Latest Stories

Foreign portfolio investments surged in November

Regulator prepared to counter threat of rising capital inflows


PORTFOLIO investments to the Philippines surged in November due to favorable sentiment brought on by the economy’s robust performance.

Officials said the Philippines, like a few other emerging markets in Asia, has become the preferred site for foreign investors.

The Bangko Sentral ng Pilipinas reported on Friday that net inflow of foreign portfolio investments amounted to $1.01 billion in November.

This was the highest net inflow in about two years, and was more than double the $490.35 million recorded in the same month last year.

Gross inflows reached $2 billion compared with the $1.3 billion a year ago.

The inflows came mostly from the United States, the United Kingdom, Singapore, Luxembourg and Switzerland.

According to the BSP, the increase in foreign portfolio investments was due partly to the surprising growth rate of the Philippine economy and the increase in corporate earnings.

The economy grew by 6.5 percent in the first three quarters of the year, one of the fastest growth rates during the period.

Wary of the threat posed by rising foreign portfolio investments, the BSP is set to implement measures to deal with any potential surge in 2013.

The BSP said “macro-prudential measures” would be more effective and practical than slashing interest rates in addressing a steep rise in foreign portfolio investments.

Macro-prudential measures are bank regulations that ensure stability of financial markets. One such measure is the imposition of higher capital requirement on banks’ holdings of non-deliverable forwards (NDFs), which the BSP enforced earlier this year.

NDFs are hedging instruments that enable enterprises—mainly exporters and importers—to avoid losses arising from foreign-exchange fluctuations. Regulators, however, believe these instruments are being used by banks and their clients in currency speculation.

During a meeting last Thursday, the central bank’s Monetary Board decided to keep its key policy rates steady.

But BSP Deputy Governor Diwa Guinigundo said the move should not be taken as a signal that the central bank does not see any threat of a surge in foreign capital inflows nor does it consider such an event to be unimportant.

According to Guinigundo, the BSP is actually prepared to deal with an excessive rise in foreign portfolio investments, but the action it will take will not involve adjustments in interest rates.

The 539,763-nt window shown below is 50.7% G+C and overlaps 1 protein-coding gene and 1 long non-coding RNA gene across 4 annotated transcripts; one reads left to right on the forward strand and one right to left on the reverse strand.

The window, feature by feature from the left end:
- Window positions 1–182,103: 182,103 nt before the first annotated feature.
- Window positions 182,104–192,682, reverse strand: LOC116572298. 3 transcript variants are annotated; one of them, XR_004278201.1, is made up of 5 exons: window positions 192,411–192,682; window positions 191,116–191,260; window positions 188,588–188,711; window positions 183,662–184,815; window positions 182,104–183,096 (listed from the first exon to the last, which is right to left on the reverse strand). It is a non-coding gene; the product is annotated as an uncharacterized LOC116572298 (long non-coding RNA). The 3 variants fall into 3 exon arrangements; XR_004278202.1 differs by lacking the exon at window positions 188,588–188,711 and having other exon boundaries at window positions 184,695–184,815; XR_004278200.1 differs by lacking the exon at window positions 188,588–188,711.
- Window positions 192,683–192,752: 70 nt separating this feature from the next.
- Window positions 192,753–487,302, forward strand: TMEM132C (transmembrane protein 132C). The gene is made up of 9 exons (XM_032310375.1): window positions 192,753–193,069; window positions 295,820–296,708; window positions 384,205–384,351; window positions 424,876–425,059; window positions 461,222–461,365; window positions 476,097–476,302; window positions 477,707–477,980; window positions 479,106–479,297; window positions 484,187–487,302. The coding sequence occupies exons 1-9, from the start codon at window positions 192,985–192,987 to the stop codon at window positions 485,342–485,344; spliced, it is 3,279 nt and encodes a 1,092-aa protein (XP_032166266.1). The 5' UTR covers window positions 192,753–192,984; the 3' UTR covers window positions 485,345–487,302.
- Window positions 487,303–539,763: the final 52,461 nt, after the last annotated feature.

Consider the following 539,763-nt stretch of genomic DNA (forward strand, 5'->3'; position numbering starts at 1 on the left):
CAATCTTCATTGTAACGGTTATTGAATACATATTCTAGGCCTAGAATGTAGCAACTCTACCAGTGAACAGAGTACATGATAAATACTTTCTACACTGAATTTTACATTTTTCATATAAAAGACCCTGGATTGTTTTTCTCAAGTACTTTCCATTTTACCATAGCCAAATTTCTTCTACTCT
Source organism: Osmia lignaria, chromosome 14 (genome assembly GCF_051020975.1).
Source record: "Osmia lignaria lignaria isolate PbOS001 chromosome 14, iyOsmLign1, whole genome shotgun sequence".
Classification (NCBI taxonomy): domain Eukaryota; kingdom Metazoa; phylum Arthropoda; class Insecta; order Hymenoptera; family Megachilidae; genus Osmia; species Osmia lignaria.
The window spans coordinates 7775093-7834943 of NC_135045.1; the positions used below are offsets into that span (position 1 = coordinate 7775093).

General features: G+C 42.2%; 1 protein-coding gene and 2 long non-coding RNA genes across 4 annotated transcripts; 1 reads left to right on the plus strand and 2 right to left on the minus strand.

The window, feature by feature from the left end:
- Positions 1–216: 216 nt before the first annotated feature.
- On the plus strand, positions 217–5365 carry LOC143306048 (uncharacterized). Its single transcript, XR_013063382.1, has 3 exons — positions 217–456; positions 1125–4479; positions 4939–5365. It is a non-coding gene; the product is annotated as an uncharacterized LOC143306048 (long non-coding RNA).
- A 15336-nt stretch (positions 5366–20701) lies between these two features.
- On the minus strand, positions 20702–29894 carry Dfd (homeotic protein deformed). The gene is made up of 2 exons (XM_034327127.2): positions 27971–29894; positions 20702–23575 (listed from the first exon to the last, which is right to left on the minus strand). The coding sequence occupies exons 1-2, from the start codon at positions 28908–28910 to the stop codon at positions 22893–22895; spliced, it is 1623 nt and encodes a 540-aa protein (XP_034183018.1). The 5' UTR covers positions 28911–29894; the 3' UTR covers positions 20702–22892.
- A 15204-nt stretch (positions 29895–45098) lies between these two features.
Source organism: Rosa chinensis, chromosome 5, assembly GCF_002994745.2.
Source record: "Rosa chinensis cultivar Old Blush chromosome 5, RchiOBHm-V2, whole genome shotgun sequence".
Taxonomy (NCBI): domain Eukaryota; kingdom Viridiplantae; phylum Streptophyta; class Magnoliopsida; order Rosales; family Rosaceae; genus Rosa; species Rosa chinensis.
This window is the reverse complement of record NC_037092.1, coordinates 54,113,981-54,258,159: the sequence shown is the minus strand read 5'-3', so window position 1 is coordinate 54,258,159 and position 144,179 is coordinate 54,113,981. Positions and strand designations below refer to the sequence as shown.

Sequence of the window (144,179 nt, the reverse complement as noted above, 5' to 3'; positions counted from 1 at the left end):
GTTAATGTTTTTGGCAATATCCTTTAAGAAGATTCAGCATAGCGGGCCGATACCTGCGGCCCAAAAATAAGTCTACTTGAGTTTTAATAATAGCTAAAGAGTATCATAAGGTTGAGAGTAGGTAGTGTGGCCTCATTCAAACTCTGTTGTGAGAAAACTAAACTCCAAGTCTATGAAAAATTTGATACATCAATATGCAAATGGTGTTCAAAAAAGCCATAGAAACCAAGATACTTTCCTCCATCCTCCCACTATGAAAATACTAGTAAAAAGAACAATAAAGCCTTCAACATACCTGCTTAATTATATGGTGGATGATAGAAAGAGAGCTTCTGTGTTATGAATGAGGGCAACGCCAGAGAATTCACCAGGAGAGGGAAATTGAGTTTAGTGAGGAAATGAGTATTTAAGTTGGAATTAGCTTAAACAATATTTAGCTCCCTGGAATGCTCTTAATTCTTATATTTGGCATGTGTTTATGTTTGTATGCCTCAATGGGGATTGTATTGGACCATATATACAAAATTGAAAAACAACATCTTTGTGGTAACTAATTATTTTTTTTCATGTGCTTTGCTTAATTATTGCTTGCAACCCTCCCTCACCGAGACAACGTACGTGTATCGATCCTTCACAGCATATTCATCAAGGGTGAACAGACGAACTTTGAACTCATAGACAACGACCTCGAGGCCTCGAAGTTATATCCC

“We believe capital flows continue to be an important issue,” the central bank official told reporters. “We see a threat of [a surge in] capital flows, but macro-prudential measures will be more effective and more applicable in dealing with the impact of such flows.”

He also said other central banks are now using bank regulations to temper the effects of excessive inflows, especially those that involve currency speculation.

Follow Us

Follow us on Facebook Follow on Twitter Follow on Twitter

Recent Stories:

Complete stories on our Digital Edition newsstand for tablets, netbooks and mobile phones; 14-issue free trial. About to step out? Get breaking alerts on your mobile.phone. Text ON INQ BREAKING to 4467, for Globe, Smart and Sun subscribers in the Philippines.

Tags: Business , Foreign portfolio investments

Copyright © 2014, .
To subscribe to the Philippine Daily Inquirer newspaper in the Philippines, call +63 2 896-6000 for Metro Manila and Metro Cebu or email your subscription request here.
Factual errors? Contact the Philippine Daily Inquirer's day desk. Believe this article violates journalistic ethics? Contact the Inquirer's Reader's Advocate. Or write The Readers' Advocate:
c/o Philippine Daily Inquirer Chino Roces Avenue corner Yague and Mascardo Streets, Makati City, Metro Manila, Philippines Or fax nos. +63 2 8974793 to 94


  • Title of new Hillary Clinton book: ‘Hard Choices’
  • Filipinos, Dutch re-enact crucifixion of Christ
  • 14 killed in car bombing in Homs
  • 57-nation group plays key Ukraine monitoring role
  • French President Hollande’s top aide resigns
  • Sports

  • Nadal ousted by Ferrer in Monte Carlo quarters
  • Pacquiao shorts in Bradley fight sold for P1.7M in LA auction
  • Ryu pitches Dodgers past Giants
  • Alonso sets the pace in Chinese GP practice
  • Heat seek Three-peat but Spurs, Pacers top seeds
  • Lifestyle

  • Levine designs womenswear with help from fiancee
  • Gabriel Garcia Marquez, Nobel laureate, dies at 87
  • Ford Mustang turns 50 atop Empire State Building
  • Pro visual artists, lensmen to judge Pagcor’s photo contest
  • ‘Labahita a la bacalao’
  • Entertainment

  • EXO postpones release of mini album ‘Overdose’
  • ‘X-men’ filmmaker slams ‘fabricated’ sex attack claims
  • Singer Chris Brown’s bodyguard on trial in DC
  • Whoopi Goldberg debuts as marijuana columnist
  • ‘X-men’ director accused of sex assault on teen boy
  • Business

  • Italy sells luxury state cars on eBay
  • Asian shares mostly up in quiet trade
  • Dollar up in Asia on US jobs data, Ukraine deal
  • Barbie doll has a problem
  • Oil prices mixed ahead of long Easter weekend
  • Technology

  • Nasa’s moon-orbiting robot crashes down
  • Netizens pay respects to Gabriel Garcia Marquez
  • Nokia recalls 30,000 chargers for Lumia 2520 tablet
  • Facebook rolls out ‘nearby friends’ feature
  • Netizens seethe over Aquino’s ‘sacrifice’ message
  • Opinion

  • Editorial cartoon, April 17, 2014
  • A humbler Church
  • Deepest darkness
  • ‘Agnihotra’ for Earth’s health
  • It’s the Holy Week, time to think of others
  • Global Nation

  • Filipina accomplice arrested for fake bills in Malaysia
  • DoH denies Filipino nurse no longer positive for MERS virus
  • WHO warns vs spread of MERS-Cov, urges vigilance in taking precautions
  • Last call for nominations to ’14 Presidential Awards
  • San Francisco business coalition slams proposed tax on sugary drinks
  • Marketplace